Nowhere in the world where you can find in history that the earliest known civilization came out outside the middle east specially Iraq and Turkey...bakit kaya?

    What is the significance of that facts? And none of them thought they are Homo Sapiens or the apes like human...but full breed human and produces same human and that is history that no one can argue.
    Known civilization naman yun.

    Ano tingin mo inimbento lang nila yung mga nahukay nilang mga city dun?

    Archaeologists=set decorators?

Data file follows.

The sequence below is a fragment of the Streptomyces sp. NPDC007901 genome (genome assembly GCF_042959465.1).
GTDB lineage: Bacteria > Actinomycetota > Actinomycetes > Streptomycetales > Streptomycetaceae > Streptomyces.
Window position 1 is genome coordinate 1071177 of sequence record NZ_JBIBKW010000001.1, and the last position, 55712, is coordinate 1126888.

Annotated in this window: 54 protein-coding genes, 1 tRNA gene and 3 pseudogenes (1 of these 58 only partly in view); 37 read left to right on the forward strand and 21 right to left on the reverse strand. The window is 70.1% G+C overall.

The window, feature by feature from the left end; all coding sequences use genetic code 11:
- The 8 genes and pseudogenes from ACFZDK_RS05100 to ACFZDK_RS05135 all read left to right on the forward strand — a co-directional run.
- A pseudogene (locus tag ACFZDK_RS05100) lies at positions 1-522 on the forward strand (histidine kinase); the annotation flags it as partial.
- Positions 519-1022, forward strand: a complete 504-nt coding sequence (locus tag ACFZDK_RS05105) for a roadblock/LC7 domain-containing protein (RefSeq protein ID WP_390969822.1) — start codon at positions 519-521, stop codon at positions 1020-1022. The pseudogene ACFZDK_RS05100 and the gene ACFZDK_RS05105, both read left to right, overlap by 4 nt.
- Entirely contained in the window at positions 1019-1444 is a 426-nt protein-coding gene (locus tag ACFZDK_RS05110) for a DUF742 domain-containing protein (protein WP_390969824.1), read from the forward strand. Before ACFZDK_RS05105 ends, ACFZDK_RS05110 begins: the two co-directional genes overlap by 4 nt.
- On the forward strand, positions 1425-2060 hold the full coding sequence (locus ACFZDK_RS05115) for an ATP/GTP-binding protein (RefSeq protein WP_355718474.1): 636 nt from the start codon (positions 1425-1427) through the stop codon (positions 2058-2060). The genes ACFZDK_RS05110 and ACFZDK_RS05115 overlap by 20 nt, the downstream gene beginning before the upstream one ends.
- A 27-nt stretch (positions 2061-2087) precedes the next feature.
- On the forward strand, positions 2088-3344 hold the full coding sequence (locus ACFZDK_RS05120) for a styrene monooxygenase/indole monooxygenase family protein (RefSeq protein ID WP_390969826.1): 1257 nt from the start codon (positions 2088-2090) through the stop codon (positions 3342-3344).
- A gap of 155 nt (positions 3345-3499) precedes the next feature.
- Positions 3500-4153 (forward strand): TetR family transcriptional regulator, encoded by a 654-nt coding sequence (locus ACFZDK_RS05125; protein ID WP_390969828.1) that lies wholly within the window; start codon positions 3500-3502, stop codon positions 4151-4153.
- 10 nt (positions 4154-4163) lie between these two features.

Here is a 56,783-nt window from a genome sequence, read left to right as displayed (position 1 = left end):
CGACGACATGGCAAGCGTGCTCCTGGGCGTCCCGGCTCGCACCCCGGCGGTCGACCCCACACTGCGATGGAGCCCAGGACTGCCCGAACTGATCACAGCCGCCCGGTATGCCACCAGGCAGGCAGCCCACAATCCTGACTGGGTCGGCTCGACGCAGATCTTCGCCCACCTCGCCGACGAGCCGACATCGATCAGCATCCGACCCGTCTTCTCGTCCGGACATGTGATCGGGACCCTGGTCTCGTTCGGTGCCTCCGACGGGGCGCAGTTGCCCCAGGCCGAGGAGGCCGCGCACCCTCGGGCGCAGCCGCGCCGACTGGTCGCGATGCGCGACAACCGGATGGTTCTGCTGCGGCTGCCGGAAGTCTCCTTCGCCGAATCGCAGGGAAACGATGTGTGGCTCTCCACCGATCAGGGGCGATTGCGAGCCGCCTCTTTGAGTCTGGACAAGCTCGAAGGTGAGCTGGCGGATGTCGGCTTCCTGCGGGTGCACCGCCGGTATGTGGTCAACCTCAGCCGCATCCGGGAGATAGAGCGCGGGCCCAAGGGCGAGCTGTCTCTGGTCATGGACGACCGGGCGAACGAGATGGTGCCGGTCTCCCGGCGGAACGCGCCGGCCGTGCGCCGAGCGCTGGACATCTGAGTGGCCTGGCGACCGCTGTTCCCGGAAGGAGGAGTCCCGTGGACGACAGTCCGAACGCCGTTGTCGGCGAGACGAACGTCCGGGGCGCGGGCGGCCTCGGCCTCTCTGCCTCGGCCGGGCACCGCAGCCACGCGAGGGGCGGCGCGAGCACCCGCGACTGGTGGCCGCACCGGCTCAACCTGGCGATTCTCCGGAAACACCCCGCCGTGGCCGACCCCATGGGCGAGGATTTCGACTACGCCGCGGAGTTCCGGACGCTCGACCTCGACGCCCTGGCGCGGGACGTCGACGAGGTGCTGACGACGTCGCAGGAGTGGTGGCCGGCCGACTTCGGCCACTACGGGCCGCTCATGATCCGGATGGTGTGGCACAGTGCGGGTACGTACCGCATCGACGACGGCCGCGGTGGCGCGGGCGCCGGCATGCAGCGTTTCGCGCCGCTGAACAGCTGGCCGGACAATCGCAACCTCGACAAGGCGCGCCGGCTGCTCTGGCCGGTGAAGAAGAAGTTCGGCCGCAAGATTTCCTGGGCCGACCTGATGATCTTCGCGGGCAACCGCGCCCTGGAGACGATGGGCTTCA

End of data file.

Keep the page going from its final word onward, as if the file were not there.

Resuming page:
12. #32
    Fire Bomber Lead Guitarist OrionPax's Avatar
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    Jul 2002
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    Mohenjo-daro and Harappa are KNOWN civilizations RECORDED in HISTORY


    Quote Originally Posted by ETEs View Post
    KURO...please read and understand my posting...KNOWN CIVILIZATION brad!

    Nowhere in the world where you can find in history that the earliest known civilization came out outside the middle east specially Iraq and Turkey...bakit kaya?

    What is the significance of that facts? And none of them thought they are Homo Sapiens or the apes like human...but full breed human and produces same human and that is history that no one can argue.

  13. #33